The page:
I didn't tell anyone about that prayer and conversation with God for years, actually, for two full years, until we were moving into our new church complex in West Hollywood -- that's when I decided to revise my theology! Maybe God did tear our building down after all, not as a curse, but for blessing, so we could partner with MCC globally and invest in that property together!

You have to rightly discern those earthquakes! Understand your grief, losses and challenges. Let God help you understand the Divine Wisdom at work in even your most painful and difficult circumstances.

The Holy Spirit would not let Paul and Silas interpret that earthquake as a "Get Out of Jail Free" card! No, God's greater purpose was the life of the jailer, and his extended family, and his circle of influence. God's greater purpose was Jesus' love and mercy, and it was God's amazing grace and liberating power!

Paul and Silas waited in the stillness to hear the Voice of God interpret that earthquake for them, and we can, we must, do the same.

3. Free The Jailer, Too

When Nelson Mandela became President of South Africa in that stunning non-violent revolution that ended apartheid, he hosted a special inaugural luncheon to which he invited his white jailers from Robben Island, where he had been confined as a political prisoner from 1964 to 1982. In that gesture, he painted a picture of a new South Africa, of a higher calling and standard. He embodied that special grace and forgiveness that can free the oppressor, and in his case, those low-on-the-power-grid oppressors who are themselves so oppressed and afraid.

I met John (not his real name) in New York in 1981. MCC had just sent our application letter for membership in the National Council of Churches, and John had told us, through the New York Times, not to bother.

But a couple of months later we were meeting him and the membership committee of the NCC in New York. And two hours into our meeting, John broke down and apologized, saying he was so stunned about MCC's ministry, and he had had no idea, etc., etc.

And the membership committee unanimously voted that MCC was eligible for membership within the National Council of Churches.

Two years later, the members of the Council would reject their own decision and indefinitely postpone any vote on our membership. John was heartbroken, deeply disappointed with the Church. That night he knocked on my door and cried; he was so angry and so hurt by the Council's treatment of MCC. At the same time, he was also going through the pain of a divorce, and he had just been let go from his job, because, he was told, he had lost his objectivity about the MCC application.

Fast forward five years. I was at a National Council of Churches' meeting celebrating Church World Service -- and there was John, beaming! He rushed up to me, said he had left New York and had gone half way around the world to Bangladesh to find himself and his vocation. And during his journey he had found himself again, he rediscovered his calling -- and he had also met the love of his life, Mary; he introduced me to her there, on the spot. Then he said to me, "All of this is MCC's fault!" We have to free the jailers!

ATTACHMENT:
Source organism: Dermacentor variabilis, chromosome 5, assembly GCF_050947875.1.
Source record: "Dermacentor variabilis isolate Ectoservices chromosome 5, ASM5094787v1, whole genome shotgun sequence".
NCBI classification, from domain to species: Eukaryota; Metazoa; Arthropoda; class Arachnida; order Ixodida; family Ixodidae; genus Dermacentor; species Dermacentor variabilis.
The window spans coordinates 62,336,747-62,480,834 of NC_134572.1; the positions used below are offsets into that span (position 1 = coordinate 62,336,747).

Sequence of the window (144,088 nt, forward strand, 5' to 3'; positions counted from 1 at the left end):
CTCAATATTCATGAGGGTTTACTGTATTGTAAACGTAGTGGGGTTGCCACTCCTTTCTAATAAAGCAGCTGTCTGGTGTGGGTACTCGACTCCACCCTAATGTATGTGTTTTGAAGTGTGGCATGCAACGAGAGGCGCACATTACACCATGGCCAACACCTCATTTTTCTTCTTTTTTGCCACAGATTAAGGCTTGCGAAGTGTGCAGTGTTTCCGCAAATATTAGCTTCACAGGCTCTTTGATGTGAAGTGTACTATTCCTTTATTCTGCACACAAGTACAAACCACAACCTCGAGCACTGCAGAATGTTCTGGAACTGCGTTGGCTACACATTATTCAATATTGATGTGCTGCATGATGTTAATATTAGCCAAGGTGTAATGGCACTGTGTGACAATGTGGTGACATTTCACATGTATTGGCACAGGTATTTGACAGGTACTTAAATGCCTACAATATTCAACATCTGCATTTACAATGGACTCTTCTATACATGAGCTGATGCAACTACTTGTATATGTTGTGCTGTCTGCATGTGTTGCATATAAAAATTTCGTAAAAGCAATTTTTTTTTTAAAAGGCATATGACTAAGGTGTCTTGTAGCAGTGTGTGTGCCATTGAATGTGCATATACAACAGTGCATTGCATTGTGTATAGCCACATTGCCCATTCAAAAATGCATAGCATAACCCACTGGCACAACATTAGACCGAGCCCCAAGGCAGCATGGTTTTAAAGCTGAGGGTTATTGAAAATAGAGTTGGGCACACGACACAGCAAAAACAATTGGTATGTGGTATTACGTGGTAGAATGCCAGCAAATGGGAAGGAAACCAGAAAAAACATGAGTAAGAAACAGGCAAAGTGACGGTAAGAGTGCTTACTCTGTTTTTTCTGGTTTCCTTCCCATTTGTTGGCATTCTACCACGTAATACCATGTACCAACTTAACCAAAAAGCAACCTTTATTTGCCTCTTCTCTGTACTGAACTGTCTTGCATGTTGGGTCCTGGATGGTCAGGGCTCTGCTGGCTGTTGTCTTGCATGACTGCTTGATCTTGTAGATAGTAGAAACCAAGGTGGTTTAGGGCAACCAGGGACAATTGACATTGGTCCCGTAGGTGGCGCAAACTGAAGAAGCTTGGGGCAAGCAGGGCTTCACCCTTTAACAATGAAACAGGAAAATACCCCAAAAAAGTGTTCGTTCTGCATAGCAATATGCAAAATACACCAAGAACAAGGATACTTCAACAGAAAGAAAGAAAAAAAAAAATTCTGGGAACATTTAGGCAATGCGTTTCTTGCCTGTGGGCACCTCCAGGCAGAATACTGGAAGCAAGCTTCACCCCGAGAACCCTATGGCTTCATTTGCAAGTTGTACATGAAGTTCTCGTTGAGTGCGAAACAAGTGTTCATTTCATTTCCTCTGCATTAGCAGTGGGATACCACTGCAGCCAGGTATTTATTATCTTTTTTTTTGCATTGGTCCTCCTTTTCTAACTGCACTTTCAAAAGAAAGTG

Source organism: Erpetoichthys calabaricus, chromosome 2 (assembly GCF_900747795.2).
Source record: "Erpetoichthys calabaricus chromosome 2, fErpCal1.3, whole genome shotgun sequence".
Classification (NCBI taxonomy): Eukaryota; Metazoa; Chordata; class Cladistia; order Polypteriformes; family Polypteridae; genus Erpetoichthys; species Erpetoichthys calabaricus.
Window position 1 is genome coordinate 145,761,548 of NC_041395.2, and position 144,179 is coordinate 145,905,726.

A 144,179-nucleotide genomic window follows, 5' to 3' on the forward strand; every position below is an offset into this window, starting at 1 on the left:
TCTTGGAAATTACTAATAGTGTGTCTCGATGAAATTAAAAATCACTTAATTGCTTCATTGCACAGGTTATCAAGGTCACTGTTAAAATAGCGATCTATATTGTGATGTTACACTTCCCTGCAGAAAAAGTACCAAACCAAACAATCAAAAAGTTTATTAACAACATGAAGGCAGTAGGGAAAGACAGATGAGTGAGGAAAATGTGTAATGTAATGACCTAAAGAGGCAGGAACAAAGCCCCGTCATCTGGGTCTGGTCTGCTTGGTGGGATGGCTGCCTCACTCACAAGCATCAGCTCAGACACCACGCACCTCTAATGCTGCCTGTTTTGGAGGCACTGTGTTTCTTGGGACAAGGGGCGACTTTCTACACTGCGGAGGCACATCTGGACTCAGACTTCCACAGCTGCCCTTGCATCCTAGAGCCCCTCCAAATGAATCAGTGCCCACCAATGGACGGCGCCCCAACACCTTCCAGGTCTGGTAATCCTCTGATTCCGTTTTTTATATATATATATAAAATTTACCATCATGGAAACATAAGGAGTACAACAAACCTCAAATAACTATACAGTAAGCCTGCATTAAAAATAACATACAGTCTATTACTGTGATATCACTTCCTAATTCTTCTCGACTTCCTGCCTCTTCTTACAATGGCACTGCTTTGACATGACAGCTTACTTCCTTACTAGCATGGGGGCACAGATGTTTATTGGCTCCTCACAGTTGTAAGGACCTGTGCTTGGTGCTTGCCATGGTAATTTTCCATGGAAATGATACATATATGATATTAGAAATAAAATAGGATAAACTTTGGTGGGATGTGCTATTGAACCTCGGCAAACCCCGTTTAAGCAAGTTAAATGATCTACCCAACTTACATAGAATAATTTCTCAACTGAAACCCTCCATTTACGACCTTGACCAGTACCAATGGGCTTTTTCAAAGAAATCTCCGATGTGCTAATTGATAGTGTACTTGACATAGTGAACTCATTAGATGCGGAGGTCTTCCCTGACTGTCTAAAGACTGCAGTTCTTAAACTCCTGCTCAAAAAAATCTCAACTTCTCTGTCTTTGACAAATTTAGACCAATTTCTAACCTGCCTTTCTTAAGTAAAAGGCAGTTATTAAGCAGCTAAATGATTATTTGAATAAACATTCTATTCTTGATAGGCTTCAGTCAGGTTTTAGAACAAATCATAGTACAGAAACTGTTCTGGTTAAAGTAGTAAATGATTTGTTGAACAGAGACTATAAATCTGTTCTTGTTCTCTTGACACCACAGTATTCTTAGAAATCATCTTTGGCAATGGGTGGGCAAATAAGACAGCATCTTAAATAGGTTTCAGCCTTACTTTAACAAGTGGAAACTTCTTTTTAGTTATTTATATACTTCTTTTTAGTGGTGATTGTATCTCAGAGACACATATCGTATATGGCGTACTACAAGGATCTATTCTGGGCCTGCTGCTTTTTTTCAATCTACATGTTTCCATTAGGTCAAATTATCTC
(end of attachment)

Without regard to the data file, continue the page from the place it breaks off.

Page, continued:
Here is the how Acts concludes the story: The next morning the authorities come to the jailer's house; they tell him he can quietly release Paul and Silas. But they didn't go quietly. They informed them that they were Roman citizens and had been treated unfairly -- so they were provided a special escort and were thrown out of town in the nicest sort of way!

And here are the lessons for us:

We must be willing to risk it all to shake the foundations and to reinterpret our earthquakes in the light of God's purposes.

And while we are at it, we must also free the jailers.

May God bless the Fellowship in your conference this week. May you be everything God has intended you to be in the Church and in our world, for all who need you.

And may we be One Tribe and sit at One Table, in Jesus' name.


Sermon Delivered By:

The Reverend Nancy L. Wilson
Metropolitan Community Churches
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It would have been an excellent sermon, except that she could not stop herself from injecting casual use of that word "queer" into it! There are no "queers" among God's creations, and certainly none in His kingdom. Rev. Wilson needs to raise her consciousness and realize how she is undermining her otherwise strong oratory.

Jerry Maneker said...

Hi Don Charles: I absolutely agree with you, of course. As I wrote in my June 18th post, ON THE NEED TO CONFRONT INTERNALIZED HOMOPHOBIA AND THE SABOTAGE OF LGBT CIVIL RIGHTS, can one even imagine a Jewish person calling him/herself or other Jewish people, "Kikes?"

It is inconceivable that members of any group that has self-respect and that truly demands dignity would refer to themselves by hateful epithets that are used by those who verbally and physically bash and even kill them, all the while using those very words. The word, "Queer," and others, has become so much a part of the lexicon of the Gay communities that it is viewed as synonymous with the word, "Gay."

However, that use is counterproductive and reinforces the "otherness" and the "abnormality" (After all, "abnormal" is one of the definitions of the word "queer.") of the status of being Gay, and it must stop, despite its current popularity of usage.

Unfortunately, to even suggest such a divestment of the use of that word is often met with derision from all too many Gay people, but that derision bypasses the crucial issue of the inestimable harm self-identifiers such as "queer," "fag," "dyke," and the like have regarding self-concept, the projection of one's conscious or unconscious shame and self-loathing (all protestations to the contrary), and the acquisition of full and equal civil rights.

I have great respect for Rev. Nancy Wilson, as she is a very bright, indeed gifted scholar, pastor, and leader, but she, too, is not immune from succumbing to the destructive use of this word.